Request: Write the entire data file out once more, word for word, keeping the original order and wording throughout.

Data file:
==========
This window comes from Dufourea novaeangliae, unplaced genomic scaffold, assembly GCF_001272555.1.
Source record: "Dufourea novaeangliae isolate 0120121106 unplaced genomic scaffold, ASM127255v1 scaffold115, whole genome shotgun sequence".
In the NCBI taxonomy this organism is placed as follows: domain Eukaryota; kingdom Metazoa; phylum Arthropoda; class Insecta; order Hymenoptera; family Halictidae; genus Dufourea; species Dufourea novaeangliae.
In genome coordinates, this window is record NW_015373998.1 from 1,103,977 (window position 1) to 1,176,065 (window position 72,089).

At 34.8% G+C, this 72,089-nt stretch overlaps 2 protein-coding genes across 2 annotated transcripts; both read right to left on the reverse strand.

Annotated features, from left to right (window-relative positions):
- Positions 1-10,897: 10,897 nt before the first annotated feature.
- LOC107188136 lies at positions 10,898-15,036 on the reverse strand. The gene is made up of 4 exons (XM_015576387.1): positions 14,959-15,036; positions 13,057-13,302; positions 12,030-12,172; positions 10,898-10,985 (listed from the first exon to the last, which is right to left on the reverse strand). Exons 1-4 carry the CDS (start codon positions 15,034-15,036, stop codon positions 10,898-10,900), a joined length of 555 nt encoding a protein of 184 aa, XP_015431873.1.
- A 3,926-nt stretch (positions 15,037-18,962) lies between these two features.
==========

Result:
This window comes from Dufourea novaeangliae, unplaced genomic scaffold, assembly GCF_001272555.1.
Source record: "Dufourea novaeangliae isolate 0120121106 unplaced genomic scaffold, ASM127255v1 scaffold115, whole genome shotgun sequence".
In the NCBI taxonomy this organism is placed as follows: domain Eukaryota; kingdom Metazoa; phylum Arthropoda; class Insecta; order Hymenoptera; family Halictidae; genus Dufourea; species Dufourea novaeangliae.
In genome coordinates, this window is record NW_015373998.1 from 1,103,977 (window position 1) to 1,176,065 (window position 72,089).

At 34.8% G+C, this 72,089-nt stretch overlaps 2 protein-coding genes across 2 annotated transcripts; both read right to left on the reverse strand.

Annotated features, from left to right (window-relative positions):
- Positions 1-10,897: 10,897 nt before the first annotated feature.
- LOC107188136 lies at positions 10,898-15,036 on the reverse strand. The gene is made up of 4 exons (XM_015576387.1): positions 14,959-15,036; positions 13,057-13,302; positions 12,030-12,172; positions 10,898-10,985 (listed from the first exon to the last, which is right to left on the reverse strand). Exons 1-4 carry the CDS (start codon positions 15,034-15,036, stop codon positions 10,898-10,900), a joined length of 555 nt encoding a protein of 184 aa, XP_015431873.1.
- A 3,926-nt stretch (positions 15,037-18,962) lies between these two features.